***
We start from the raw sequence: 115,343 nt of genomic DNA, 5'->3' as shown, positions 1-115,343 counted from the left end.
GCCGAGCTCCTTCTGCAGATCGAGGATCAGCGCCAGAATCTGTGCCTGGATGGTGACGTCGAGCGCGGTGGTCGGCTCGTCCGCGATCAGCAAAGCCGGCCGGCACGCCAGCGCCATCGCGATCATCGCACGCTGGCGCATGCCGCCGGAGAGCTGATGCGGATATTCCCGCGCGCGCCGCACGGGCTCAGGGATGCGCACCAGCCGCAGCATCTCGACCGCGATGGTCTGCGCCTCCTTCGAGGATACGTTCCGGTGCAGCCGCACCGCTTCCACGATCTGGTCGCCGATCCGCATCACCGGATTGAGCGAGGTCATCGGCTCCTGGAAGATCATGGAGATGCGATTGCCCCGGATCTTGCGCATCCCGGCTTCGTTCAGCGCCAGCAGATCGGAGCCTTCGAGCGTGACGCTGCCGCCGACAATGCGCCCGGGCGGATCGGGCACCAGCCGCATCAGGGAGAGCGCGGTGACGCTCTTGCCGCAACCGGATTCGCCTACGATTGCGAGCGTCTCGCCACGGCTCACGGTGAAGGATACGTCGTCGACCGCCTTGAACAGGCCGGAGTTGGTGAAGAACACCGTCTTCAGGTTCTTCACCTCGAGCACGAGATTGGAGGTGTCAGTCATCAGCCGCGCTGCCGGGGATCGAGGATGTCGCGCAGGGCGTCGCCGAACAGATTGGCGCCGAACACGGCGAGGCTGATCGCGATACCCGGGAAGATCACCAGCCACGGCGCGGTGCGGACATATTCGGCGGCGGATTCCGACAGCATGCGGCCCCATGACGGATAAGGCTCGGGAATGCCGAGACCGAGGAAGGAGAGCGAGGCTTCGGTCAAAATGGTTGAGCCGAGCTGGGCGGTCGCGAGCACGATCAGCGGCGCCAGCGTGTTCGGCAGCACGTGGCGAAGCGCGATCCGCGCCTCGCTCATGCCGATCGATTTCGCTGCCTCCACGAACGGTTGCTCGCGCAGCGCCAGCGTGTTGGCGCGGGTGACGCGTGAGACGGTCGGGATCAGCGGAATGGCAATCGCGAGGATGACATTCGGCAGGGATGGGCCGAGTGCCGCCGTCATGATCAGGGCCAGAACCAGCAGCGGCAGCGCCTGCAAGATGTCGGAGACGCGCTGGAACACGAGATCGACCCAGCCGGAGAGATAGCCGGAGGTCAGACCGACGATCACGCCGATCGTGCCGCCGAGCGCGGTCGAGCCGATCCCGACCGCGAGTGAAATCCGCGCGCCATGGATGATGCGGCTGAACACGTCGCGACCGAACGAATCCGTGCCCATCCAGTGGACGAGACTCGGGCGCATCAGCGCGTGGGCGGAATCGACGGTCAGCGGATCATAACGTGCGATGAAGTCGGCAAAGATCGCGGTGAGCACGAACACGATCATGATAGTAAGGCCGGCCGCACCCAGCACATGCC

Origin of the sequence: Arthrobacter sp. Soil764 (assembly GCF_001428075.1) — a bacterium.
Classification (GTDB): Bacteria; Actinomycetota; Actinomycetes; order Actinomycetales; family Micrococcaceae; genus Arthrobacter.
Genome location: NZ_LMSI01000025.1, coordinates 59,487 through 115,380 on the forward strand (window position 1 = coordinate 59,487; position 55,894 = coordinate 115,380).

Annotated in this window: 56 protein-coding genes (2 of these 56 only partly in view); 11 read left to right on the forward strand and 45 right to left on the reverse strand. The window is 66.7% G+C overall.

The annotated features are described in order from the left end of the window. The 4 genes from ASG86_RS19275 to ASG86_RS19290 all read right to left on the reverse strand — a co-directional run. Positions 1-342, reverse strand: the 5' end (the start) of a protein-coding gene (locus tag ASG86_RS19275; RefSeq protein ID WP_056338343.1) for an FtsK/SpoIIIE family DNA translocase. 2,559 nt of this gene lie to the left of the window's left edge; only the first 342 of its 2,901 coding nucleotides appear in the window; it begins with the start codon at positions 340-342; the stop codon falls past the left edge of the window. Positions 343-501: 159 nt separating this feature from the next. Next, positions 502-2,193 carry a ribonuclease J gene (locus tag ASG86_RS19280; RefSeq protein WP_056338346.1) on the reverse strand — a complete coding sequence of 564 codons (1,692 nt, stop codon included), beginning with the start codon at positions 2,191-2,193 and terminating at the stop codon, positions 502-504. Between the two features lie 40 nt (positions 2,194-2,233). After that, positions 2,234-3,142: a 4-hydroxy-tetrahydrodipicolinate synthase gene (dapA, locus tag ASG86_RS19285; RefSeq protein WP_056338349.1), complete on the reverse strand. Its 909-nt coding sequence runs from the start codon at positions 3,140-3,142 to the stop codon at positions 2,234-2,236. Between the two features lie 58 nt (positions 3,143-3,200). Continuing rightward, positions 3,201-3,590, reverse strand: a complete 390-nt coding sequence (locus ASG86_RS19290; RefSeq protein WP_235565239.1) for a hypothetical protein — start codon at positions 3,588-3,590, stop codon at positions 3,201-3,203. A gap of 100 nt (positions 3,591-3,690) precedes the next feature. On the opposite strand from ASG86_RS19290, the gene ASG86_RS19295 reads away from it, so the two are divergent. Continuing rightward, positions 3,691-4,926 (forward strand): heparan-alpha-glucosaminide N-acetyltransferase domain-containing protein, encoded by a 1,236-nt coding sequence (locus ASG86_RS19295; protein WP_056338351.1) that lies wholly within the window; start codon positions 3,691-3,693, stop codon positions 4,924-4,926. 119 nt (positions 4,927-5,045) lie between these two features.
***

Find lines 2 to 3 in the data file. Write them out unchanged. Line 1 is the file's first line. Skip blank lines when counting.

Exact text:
GCCGAGCTCCTTCTGCAGATCGAGGATCAGCGCCAGAATCTGTGCCTGGATGGTGACGTCGAGCGCGGTGGTCGGCTCGTCCGCGATCAGCAAAGCCGGCCGGCACGCCAGCGCCATCGCGATCATCGCACGCTGGCGCATGCCGCCGGAGAGCTGATGCGGATATTCCCGCGCGCGCCGCACGGGCTCAGGGATGCGCACCAGCCGCAGCATCTCGACCGCGATGGTCTGCGCCTCCTTCGAGGATACGTTCCGGTGCAGCCGCACCGCTTCCACGATCTGGTCGCCGATCCGCATCACCGGATTGAGCGAGGTCATCGGCTCCTGGAAGATCATGGAGATGCGATTGCCCCGGATCTTGCGCATCCCGGCTTCGTTCAGCGCCAGCAGATCGGAGCCTTCGAGCGTGACGCTGCCGCCGACAATGCGCCCGGGCGGATCGGGCACCAGCCGCATCAGGGAGAGCGCGGTGACGCTCTTGCCGCAACCGGATTCGCCTACGATTGCGAGCGTCTCGCCACGGCTCACGGTGAAGGATACGTCGTCGACCGCCTTGAACAGGCCGGAGTTGGTGAAGAACACCGTCTTCAGGTTCTTCACCTCGAGCACGAGATTGGAGGTGTCAGTCATCAGCCGCGCTGCCGGGGATCGAGGATGTCGCGCAGGGCGTCGCCGAACAGATTGGCGCCGAACACGGCGAGGCTGATCGCGATACCCGGGAAGATCACCAGCCACGGCGCGGTGCGGACATATTCGGCGGCGGATTCCGACAGCATGCGGCCCCATGACGGATAAGGCTCGGGAATGCCGAGACCGAGGAAGGAGAGCGAGGCTTCGGTCAAAATGGTTGAGCCGAGCTGGGCGGTCGCGAGCACGATCAGCGGCGCCAGCGTGTTCGGCAGCACGTGGCGAAGCGCGATCCGCGCCTCGCTCATGCCGATCGATTTCGCTGCCTCCACGAACGGTTGCTCGCGCAGCGCCAGCGTGTTGGCGCGGGTGACGCGTGAGACGGTCGGGATCAGCGGAATGGCAATCGCGAGGATGACATTCGGCAGGGATGGGCCGAGTGCCGCCGTCATGATCAGGGCCAGAACCAGCAGCGGCAGCGCCTGCAAGATGTCGGAGACGCGCTGGAACACGAGATCGACCCAGCCGGAGAGATAGCCGGAGGTCAGACCGACGATCACGCCGATCGTGCCGCCGAGCGCGGTCGAGCCGATCCCGACCGCGAGTGAAATCCGCGCGCCATGGATGATGCGGCTGAACACGTCGCGACCGAACGAATCCGTGCCCATCCAGTGGACGAGACTCGGGCGCATCAGCGCGTGGGCGGAATCGACGGTCAGCGGATCATAACGTGCGATGAAGTCGGCAAAGATCGCGGTGAGCACGAACACGATCATGATAGTAAGGCCGGCCGCACCCAGCACATGCC

Origin of the sequence: Arthrobacter sp. Soil764 (assembly GCF_001428075.1) — a bacterium.